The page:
By Tetsushi Kajimoto and Yoshifumi Takemoto
TOKYO (Reuters) – Japan’s ruling party lawmakers on Wednesday piled pressure on the government to compile a big spending package, increasing the chance fiscal policy could play a bigger role in sustaining a fragile economic recovery with the risk of more debt issuance.
Hiroshi Moriyama, a senior lawmaker of the ruling Liberal Democratic Party (LDP), told reporters on Wednesday he believed the government was striving to compile a supplementary budget sized around 10 trillion yen (71.71 billion pounds) – a size floated by several of his colleagues earlier this month.
“I want (the government) to compile it taking downside risks to the economy fully into account,” Moriyama said on the extra budget that is now being worked out by the government.
With tax revenues seen undershooting the government’s forecast this year, calls for bigger fiscal spending heighten the chance Japan will issue more bonds and further delay progress in reining in its huge public debt, analysts say.
Katsutoshi Inadome, senior fixed income strategist at Mitsubishi UFJ Morgan Stanley Securities reckoned it could result in bond issuance to cover the 2020 defict reaching a six-year high.
There is no consensus within the LDP, however, on whether to fund the 10-trillion-yen package just with the supplementary budget for the current fiscal year ending in March 2020, or to spread the bill between the supplementary budget and next fiscal year’s annual state budget.
In a proposal to the government finalised on Tuesday, the LDP called for spending sized around $92 trillion yen to be spread over the next fiscal year, thereby reducing the size of the supplementary budget.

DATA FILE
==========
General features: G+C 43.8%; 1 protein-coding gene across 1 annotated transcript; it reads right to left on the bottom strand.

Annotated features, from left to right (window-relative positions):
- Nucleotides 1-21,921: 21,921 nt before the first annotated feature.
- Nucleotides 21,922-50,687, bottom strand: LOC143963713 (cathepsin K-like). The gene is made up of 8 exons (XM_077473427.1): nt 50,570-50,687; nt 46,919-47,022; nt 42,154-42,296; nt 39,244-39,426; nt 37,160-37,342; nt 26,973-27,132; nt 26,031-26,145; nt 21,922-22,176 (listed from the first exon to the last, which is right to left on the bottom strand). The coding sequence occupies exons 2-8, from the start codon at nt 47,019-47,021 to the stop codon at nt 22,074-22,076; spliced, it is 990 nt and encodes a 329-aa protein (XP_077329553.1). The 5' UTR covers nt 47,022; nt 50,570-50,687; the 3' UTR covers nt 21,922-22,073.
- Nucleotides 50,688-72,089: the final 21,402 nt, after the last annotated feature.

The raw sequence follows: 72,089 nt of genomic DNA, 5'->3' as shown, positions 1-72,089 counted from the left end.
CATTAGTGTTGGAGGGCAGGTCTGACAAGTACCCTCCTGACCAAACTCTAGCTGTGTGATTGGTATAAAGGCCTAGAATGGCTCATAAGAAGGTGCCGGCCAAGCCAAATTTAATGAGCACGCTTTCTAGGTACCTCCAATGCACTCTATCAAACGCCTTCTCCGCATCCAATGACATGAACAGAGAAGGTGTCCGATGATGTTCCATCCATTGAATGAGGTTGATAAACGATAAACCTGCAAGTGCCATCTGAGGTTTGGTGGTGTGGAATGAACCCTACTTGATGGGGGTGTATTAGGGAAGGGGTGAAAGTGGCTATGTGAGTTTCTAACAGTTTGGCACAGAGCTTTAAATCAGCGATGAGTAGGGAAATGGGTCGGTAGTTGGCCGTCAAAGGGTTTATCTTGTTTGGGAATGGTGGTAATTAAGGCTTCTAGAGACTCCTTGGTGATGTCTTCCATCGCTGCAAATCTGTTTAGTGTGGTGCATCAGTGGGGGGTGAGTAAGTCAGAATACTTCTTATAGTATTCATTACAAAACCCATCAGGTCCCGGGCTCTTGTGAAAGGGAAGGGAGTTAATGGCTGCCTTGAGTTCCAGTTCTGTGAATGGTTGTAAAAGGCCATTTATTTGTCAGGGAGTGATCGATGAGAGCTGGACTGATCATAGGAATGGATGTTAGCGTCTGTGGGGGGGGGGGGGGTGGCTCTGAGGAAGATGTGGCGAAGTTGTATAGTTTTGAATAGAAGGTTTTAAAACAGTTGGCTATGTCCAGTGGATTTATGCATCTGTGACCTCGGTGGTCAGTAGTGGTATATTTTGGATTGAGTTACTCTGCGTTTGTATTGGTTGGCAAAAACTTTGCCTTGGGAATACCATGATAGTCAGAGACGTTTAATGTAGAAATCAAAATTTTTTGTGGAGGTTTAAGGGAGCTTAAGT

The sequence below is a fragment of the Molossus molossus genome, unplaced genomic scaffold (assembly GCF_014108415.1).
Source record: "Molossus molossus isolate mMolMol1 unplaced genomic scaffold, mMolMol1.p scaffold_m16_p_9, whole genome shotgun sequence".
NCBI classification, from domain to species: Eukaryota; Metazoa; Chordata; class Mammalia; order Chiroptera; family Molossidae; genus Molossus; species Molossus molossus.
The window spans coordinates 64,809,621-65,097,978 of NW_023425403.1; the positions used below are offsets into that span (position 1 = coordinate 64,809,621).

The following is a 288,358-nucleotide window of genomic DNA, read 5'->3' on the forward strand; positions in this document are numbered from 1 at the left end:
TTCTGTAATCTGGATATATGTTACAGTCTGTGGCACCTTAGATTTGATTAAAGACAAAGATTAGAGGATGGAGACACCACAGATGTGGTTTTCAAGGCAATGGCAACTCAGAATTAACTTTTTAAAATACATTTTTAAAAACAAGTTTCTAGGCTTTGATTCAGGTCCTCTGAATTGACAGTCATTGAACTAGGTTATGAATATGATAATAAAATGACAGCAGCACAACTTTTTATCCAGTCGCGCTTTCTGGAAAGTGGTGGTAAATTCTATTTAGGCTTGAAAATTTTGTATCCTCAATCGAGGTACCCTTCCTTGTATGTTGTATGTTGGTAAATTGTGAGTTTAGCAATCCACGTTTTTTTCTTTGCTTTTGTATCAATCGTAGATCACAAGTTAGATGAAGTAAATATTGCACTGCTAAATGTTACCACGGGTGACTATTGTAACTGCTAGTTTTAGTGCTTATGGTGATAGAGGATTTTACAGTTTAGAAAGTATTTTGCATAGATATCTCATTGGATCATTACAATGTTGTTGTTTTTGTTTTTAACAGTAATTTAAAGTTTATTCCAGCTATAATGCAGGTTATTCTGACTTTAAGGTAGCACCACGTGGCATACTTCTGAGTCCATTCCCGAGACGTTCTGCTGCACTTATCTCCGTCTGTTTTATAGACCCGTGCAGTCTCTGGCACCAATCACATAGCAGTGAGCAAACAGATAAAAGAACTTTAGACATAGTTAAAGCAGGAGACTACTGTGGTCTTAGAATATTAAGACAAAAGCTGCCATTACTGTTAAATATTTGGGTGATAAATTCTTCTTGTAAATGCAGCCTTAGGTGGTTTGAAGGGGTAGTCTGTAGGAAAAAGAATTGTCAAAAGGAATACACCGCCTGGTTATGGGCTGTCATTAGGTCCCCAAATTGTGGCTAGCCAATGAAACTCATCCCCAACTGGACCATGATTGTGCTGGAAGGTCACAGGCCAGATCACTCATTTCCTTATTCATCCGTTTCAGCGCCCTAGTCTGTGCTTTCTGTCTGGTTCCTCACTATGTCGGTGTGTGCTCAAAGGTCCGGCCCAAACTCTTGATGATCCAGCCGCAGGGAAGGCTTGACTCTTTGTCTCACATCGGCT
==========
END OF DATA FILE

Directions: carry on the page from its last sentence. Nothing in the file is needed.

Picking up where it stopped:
The package proposed by the LDP calls for steps for disaster relief, as well as spending on infrastructure building, steps to boost small firms’ productivity and aid to farmers bracing for effects of a trade deal with the United States.
Japan’s economic growth slumped to its weakest in a year in the third quarter as soft global demand knocked exports, heightening political calls for big fiscal spending to stave off the risk of a recession.
The International Monetary Fund also endorsed more spending to prop up growth, saying fiscal policy can complement the Bank of Japan’s effort to support the economy.
Ministry of Finance officials – fearful of worsening Japan’s already tattered finances – downplay the chance of big spending, saying the total amount will not be finalised until details on the components of the package become clear.
While government officials remain mum on whether the package would require issuing more government bonds, some politicians have said said it will.
More issuance of super-long government bonds would be welcome news for the BOJ, which is struggling to prevent its ultra-easy policy from flattening the yield curve, and for investors desperately searching for higher yields.
Given the Bank of Japan’s success in keeping yields ultra-low, many analysts are taking the risk of more debt issuance in stride.
“The market does not see more debt issuance involved in this economic package as a market-moving factor,” said Yasunari Ueno, chief market economist at Mizuho Securities. “The BOJ’s monetary easing will help prevent any harmful rise in interest rates.”
(Additional reporting by Leika Kihara; Editing by Simon Cameron-Moore)